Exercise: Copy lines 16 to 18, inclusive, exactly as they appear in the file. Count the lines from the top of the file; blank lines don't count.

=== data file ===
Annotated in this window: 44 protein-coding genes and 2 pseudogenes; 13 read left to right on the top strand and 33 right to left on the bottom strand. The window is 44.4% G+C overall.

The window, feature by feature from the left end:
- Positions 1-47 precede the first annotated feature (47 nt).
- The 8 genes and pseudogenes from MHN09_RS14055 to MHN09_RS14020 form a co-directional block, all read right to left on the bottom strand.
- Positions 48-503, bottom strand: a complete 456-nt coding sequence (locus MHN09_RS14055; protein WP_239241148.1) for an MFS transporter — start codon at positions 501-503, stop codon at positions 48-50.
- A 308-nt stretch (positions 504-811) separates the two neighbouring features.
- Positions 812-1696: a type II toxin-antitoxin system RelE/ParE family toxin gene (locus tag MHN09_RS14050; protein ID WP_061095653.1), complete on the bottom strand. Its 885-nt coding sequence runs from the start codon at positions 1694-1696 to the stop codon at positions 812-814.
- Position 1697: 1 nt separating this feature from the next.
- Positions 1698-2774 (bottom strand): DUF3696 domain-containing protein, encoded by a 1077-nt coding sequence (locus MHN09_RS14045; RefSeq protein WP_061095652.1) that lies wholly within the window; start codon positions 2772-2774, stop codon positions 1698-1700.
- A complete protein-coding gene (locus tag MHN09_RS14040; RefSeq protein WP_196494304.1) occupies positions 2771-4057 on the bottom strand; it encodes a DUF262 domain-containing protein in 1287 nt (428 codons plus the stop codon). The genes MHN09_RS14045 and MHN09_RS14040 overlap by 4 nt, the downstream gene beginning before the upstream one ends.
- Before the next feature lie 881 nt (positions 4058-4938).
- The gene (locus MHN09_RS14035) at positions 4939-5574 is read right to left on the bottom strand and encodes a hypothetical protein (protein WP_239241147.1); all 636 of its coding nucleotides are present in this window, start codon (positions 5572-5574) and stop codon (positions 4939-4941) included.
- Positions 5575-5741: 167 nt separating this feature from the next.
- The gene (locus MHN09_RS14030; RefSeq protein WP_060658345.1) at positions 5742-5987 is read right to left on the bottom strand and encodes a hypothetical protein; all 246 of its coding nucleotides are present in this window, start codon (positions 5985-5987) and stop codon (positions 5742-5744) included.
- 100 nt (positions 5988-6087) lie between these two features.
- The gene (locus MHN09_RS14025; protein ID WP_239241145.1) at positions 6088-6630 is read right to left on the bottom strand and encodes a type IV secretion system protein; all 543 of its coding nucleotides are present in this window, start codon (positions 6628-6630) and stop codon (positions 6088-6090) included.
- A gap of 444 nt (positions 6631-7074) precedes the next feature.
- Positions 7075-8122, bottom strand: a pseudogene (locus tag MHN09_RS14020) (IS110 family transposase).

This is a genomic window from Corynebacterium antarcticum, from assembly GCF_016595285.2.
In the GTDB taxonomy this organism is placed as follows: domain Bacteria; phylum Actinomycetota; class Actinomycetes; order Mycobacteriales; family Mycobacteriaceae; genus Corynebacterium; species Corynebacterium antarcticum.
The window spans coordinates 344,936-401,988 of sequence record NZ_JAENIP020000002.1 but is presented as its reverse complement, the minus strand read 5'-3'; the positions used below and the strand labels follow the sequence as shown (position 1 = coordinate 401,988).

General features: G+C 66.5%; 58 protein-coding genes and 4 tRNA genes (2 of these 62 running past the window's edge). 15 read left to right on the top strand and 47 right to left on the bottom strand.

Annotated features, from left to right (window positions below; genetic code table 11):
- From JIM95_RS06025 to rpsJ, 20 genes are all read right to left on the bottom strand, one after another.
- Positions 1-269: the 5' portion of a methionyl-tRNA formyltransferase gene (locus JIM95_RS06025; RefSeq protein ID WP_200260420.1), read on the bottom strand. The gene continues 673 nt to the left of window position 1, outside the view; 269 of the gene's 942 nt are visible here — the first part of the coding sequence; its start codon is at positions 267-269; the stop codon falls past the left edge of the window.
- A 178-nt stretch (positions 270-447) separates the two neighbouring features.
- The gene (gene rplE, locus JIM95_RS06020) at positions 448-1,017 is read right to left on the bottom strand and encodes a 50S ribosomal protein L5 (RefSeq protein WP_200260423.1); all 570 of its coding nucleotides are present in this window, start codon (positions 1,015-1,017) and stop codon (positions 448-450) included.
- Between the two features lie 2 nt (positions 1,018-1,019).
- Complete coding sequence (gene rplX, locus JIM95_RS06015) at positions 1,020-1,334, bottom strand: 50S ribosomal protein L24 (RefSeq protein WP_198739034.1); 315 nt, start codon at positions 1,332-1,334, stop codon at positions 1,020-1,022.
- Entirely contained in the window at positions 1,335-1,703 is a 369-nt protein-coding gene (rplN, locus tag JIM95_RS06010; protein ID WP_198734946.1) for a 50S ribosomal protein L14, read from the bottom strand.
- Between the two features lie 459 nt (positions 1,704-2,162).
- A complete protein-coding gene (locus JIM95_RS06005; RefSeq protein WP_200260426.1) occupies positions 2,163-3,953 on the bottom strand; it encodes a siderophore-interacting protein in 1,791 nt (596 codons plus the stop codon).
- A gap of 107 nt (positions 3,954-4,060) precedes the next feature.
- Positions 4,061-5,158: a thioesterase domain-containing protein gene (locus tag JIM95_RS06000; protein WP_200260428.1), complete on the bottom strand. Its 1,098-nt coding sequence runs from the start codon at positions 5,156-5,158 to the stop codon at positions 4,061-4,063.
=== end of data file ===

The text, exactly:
- The gene (locus MHN09_RS14025; protein ID WP_239241145.1) at positions 6088-6630 is read right to left on the bottom strand and encodes a type IV secretion system protein; all 543 of its coding nucleotides are present in this window, start codon (positions 6628-6630) and stop codon (positions 6088-6090) included.
- A gap of 444 nt (positions 6631-7074) precedes the next feature.
- Positions 7075-8122, bottom strand: a pseudogene (locus tag MHN09_RS14020) (IS110 family transposase).